Bigger is better for bees: Large-bodied bumblebees are more skilled at remembering flowers with the most nectar, scientists find
- Researchers assessed how bumblebees memorise locations of flowers
- Found bumblebees with bigger bodies have a more complex pattern
- They prioritise memorising the locations of flowers with the most nectar
- Smaller bees simply put the same amount of energy into learning location of every single flower
Plumper bumblebees learn which flowers are filled with the most nectar and remember their locations to prioritise them in the future, a study has found.
It reveals bigger bees are better at cultivating a mental map of netar-laden flowers whereas smaller bees fail to take heed of varying sugar levels.
Bees are key pollinators and their quest for nectar, which they use as food and subsequently produce honey, is a never-ending task.
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Bigger bees are better at cultivating a mental map of netar-laden flowers whereas smaller bees fail to take heed of varying sugar levels, a study has found
Scientists at the University of Exeter compared the foraging patterns over time of both large and small bees.
‘It might not be widely known that pollinating insects learn and develop individual flower preferences, but in fact bumblebees are selective,’ said Dr Natalie Hempel de Ibarra, co-author of the study.
‘On leaving a flower, they can actively decide how much effort to put into remembering its location.
‘The surprising finding of our study is that a bee’s size determines this decision making and the learning behaviour.’
Scientists at the University of Exeter compared the foraging patterns over time of both large and small bees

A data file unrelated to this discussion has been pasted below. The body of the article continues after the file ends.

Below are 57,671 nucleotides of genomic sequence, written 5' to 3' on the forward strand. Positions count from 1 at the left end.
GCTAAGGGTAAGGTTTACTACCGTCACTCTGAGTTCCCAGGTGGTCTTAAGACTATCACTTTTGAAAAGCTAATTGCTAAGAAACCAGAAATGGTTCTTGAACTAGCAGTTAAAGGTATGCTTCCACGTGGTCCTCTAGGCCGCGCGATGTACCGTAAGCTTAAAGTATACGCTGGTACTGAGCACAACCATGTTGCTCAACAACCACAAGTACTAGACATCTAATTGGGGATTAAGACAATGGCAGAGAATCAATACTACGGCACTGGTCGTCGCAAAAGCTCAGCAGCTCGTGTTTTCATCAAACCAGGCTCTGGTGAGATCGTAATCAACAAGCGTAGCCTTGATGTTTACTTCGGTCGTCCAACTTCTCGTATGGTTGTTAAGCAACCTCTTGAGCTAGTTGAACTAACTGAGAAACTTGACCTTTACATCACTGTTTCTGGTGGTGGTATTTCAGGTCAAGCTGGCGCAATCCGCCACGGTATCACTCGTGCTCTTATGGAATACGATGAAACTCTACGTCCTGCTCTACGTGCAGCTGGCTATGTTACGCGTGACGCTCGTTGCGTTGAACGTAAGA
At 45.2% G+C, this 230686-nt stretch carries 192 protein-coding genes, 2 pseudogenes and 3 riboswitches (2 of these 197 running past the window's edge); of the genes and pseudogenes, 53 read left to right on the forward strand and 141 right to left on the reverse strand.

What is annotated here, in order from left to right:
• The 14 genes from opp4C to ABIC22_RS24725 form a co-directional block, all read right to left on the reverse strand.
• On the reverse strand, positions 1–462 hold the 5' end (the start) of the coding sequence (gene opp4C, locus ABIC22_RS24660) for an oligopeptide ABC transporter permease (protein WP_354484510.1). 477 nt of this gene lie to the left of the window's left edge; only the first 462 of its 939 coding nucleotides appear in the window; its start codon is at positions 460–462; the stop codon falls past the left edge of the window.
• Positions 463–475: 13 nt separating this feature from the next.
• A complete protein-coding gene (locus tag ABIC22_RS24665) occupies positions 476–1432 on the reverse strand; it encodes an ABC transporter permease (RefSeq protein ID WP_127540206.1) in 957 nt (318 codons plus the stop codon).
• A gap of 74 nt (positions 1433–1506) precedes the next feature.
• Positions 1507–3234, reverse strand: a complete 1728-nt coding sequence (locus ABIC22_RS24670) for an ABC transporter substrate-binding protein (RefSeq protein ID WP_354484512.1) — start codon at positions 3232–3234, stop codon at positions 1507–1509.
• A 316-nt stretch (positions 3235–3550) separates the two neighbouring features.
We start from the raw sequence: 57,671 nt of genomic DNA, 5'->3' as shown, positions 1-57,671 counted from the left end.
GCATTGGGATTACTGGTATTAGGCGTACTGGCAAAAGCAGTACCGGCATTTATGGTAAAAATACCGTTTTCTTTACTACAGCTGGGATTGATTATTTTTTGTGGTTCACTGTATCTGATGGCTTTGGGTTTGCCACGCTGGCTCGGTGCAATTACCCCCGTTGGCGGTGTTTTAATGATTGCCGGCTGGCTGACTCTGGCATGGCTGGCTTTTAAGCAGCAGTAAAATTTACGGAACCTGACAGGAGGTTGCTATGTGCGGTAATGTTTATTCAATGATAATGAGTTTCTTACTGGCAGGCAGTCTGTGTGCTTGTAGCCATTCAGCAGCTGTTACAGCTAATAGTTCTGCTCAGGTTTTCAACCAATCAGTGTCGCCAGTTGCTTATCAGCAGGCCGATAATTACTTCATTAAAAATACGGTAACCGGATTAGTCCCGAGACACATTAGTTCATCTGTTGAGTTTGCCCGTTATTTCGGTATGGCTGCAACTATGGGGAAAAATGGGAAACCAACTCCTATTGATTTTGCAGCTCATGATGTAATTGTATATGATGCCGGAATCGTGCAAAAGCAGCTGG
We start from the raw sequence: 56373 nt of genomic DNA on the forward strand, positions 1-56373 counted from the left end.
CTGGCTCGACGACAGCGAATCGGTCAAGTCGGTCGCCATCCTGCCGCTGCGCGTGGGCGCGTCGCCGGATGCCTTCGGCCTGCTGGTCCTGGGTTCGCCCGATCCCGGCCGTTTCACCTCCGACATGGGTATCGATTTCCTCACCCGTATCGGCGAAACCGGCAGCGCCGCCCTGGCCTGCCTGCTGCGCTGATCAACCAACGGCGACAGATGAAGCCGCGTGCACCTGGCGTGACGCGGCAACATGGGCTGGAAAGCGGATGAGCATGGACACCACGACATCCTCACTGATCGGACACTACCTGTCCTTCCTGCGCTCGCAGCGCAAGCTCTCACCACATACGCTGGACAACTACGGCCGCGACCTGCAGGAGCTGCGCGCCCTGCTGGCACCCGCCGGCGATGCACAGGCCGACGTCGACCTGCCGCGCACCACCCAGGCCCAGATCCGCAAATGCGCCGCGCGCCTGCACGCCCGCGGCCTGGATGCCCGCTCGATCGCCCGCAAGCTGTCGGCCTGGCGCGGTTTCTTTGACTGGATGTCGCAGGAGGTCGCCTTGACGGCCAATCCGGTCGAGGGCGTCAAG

The researchers built artificial flowers in greenhouses at the university with varying levels of sugar to gauge how, over time, bees changed their behaviour.
They found smaller bees invest the same amount of effort in learning the locations of all flowers, regardless of whether the sugar levels were high or low.
However, the researchers also found the larger a bees body size, the more pronounced its learning behaviour was.
‘The differences we found reflect the different roles of bees in their colonies,’ said Dr Hempel de Ibarra adds.
‘Large bumblebees can carry larger loads and explore further from the nest than smaller ones.’
The findings are published in the journal Current Biology.
Venom from honeybees could be used to treat aggressive forms of breast cancer
Compounds found inside honeybee venom can help to tackle aggressive forms of breast cancer without putting healthy cells at risk, a clinical study discovered.
Experts from the University of Western Australia used venom from 312 bees found in Perth, Western Australia, Ireland and England as part of the research.
The team tested the effects of venom on different types of breast cancers that have limited treatment – they found it rapidly destroyed tumours and cancerous cells.
Before this study nobody had compared the effects of honeybee venom or a component of the venom called melittin on cancerous and normal cell types.
Researchers were able to extract melittin from the venom, recreate it and then use it to kill up to 100 per cent of cancer cells without having an effect on normal cells.